What are Tooth Crowns?

Published:November 6th, 2011

For crowns and fixed prostheses, dentists all around the world believe that Porcelain-fused-to-metal restorations (PFM) to be the best type of care available. Over 50 years of research and clinical findings have shown that they are the most reliable type of restoration and have a low rate of failure. Although they are the primary type of restoration used, they do have some limitations:

  • After several years, the appearance of the ceramic stains placed on these restorations become lighter because of the consumption of acidic foods and drinks. This will create a mismatch between the colors of the teeth.
  • When the gingiva tissue recedes, the margins of the restoration become visible and obvious because it has a chalky or metallic look.
  • There is aggressive wear on the teeth opposing on the restorations or natural teeth. It must be noted that some types of ceramics are less prone to this than others.
  • Sometimes, chipping or fracturing of the ceramic from the metal substructure occurs.

While PFM restorations are clearly still the most popular choice, there are also other all-ceramic restorations that have increased in popularity. Listed below are the other all-ceramic restorations with their corresponding pros and cons.

Zirconia-based all-ceramic restorations

This type of restoration is most commonly used for crowns and short span fixed prostheses. The brands that have this include Lava and Cercon. The benefits of using zirconia-based restorations is that the teeth look good, the material has moderate strength, and has a history of moderately successful use spanning a period of 10 years. The disadvantages are that the process of creating these restorations are still being improved and the cost for them is high.

This is the only type of all-ceramic restoration aside from all-zirconia restorations that has the appropriate strength for fixed prostheses. Because of this, it is believed that since refinements in this type of restoration has increased its predictability and successful use, the zirconia-based restorations will continue to become popular over against PFM restorations.

Lithium Disilicate

This is most commonly used for single crowns, dental inlays and onlays, which are either made in laboratories or in a dentist’s clinic. The advantages in using Lithium Disilicate are that it produces a beautiful appearance, has moderate strength, and can be placed with traditional cements. In addition, placing this type of restoration only calls for a simple procedure. The disadvantages, on the other hand, include the fact that the restoration still needs to have further observation and research done on it and only single-unit restorations can be done using this material.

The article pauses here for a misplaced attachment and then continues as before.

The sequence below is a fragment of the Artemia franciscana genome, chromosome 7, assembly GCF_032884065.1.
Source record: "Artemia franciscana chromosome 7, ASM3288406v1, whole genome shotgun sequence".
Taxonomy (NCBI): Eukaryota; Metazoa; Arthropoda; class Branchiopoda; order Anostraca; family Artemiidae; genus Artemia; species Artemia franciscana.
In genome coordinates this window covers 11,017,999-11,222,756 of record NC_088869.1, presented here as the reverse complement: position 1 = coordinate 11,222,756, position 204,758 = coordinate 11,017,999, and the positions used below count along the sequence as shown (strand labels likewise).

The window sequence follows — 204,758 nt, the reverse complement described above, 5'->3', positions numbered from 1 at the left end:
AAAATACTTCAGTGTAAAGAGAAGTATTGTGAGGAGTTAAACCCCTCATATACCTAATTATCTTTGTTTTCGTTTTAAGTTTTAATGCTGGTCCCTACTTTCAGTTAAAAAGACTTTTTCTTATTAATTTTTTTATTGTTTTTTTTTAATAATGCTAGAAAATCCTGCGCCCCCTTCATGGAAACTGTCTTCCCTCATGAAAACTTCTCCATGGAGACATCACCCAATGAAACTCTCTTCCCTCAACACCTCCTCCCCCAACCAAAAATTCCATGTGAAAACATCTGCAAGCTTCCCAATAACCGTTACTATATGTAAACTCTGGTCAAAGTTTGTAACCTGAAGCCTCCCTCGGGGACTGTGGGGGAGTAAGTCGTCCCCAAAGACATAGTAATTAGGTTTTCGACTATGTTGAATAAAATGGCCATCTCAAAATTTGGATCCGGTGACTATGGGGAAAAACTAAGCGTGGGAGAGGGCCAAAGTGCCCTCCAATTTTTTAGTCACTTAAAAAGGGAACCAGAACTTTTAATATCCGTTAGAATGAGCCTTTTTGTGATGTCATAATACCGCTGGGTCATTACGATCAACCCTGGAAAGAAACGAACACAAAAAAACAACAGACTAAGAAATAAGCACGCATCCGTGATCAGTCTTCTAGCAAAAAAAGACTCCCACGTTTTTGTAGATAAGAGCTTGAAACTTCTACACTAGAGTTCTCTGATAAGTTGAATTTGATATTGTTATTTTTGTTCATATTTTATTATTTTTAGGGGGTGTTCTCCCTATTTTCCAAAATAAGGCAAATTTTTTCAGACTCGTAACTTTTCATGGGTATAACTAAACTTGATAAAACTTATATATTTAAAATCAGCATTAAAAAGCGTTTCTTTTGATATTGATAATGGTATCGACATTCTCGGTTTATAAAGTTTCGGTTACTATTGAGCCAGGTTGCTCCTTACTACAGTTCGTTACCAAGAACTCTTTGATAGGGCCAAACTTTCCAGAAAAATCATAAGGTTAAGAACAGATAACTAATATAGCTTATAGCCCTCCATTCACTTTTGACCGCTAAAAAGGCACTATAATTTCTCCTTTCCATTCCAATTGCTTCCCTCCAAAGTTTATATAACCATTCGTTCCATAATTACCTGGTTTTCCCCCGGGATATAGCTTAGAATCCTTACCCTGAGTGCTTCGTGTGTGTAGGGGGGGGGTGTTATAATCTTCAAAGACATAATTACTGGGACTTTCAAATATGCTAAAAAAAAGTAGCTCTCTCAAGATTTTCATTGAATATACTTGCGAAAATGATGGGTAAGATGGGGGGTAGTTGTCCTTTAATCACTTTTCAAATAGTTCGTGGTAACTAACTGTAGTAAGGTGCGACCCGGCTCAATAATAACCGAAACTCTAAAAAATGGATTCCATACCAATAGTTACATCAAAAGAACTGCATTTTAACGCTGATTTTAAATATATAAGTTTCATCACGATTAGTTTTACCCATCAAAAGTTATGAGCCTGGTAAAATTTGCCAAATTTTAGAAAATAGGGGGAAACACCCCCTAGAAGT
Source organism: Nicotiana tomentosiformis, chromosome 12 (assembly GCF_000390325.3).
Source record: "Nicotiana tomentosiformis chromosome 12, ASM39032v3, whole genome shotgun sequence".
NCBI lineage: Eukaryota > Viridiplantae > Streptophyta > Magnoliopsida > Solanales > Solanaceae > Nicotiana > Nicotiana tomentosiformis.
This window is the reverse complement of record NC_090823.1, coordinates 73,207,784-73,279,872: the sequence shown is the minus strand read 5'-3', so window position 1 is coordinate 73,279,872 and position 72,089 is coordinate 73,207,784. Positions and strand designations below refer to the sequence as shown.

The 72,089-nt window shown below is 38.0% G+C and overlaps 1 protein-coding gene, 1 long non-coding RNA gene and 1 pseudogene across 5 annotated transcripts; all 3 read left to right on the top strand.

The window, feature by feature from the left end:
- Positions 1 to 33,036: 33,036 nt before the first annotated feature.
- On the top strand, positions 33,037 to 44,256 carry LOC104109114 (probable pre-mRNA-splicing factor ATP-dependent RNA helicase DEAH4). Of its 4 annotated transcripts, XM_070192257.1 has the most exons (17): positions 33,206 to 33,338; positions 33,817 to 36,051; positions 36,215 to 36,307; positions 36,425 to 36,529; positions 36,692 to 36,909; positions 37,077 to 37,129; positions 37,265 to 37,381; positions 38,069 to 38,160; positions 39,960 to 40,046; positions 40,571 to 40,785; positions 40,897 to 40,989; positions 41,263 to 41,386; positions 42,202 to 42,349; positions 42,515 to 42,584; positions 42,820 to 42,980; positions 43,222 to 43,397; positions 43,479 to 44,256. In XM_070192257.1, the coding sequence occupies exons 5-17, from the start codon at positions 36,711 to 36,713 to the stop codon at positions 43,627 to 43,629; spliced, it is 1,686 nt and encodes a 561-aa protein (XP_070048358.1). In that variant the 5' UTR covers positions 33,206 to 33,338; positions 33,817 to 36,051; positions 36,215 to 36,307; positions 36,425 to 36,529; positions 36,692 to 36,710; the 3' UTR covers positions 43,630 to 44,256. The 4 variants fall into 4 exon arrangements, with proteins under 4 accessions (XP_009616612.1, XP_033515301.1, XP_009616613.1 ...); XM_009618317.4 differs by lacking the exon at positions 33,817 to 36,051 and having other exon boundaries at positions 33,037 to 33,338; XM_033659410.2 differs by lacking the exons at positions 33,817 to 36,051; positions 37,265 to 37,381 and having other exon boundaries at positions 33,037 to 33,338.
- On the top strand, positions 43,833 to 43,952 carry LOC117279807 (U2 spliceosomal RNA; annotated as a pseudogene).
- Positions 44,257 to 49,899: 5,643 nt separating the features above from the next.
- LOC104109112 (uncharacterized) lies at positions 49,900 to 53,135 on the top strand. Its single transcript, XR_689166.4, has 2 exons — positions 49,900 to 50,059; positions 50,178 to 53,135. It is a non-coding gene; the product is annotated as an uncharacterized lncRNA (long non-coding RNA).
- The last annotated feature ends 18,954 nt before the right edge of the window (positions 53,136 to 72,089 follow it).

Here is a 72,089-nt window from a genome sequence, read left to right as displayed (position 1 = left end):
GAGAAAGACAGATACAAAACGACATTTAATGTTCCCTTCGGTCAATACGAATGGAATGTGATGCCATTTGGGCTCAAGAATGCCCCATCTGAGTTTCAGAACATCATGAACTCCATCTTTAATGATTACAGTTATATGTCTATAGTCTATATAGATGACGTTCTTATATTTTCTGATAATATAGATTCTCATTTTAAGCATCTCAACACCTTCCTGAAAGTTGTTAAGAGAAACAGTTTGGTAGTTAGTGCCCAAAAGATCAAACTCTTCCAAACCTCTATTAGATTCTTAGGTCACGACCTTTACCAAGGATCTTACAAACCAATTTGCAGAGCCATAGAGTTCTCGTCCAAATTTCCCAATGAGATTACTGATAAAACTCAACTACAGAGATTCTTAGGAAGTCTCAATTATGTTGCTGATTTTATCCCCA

Many dentists have observed that aside from its aesthetics, significant breakage with this type of restoration does not occur in single crowns, both inlays and onlays, which shows that it will possibly have a continued and wider use in the future.

Leucite-inforced ceramic

Similar to Lithium Disilicate, this type of material is most commonly used for single crowns (inlays and onlays) which are made in labs or in a dentist’s clinic. Many brands carry this type of restoration, one of which is IPS Empress. This type of restoration has a beautiful appearance and matches the colors of the other teeth like a chameleon. The disadvantages, though, are that bonding must be done on the restoration and its strength is lesser compared to other all-ceramic restorations that are currently in use.

This type of restoration has been in use for many years however its success rate has not been that good. If lithium disilicate is able to prove itself as a good and dependable material for single-unit restoration, the use of this material will most certainly decrease.


Although it is most commonly used for single crowns and short span fixed prostheses, this type of restoration is still new and has not established its success yet. BruxZir is one of the many brands that have this type of material. There is lesser wear on opposing teeth compared to other types of restoration and is monolithic. Also, this material has strength. Because it is still new, it still requires a lot of research done on it to prove its long term use.

Metal (gold alloy) restorations

The most common uses of this type of restoration are all-full metal crowns on the first and second maxillary molars and the mandibular first molar. It is also used on inlays and outlays for all the posterior teeth. This is a strong material that is good for long-term use and causes minimal wear on opposing teeth. The disadvantages are that the material is expensive and its color is not aesthetically pleasing.

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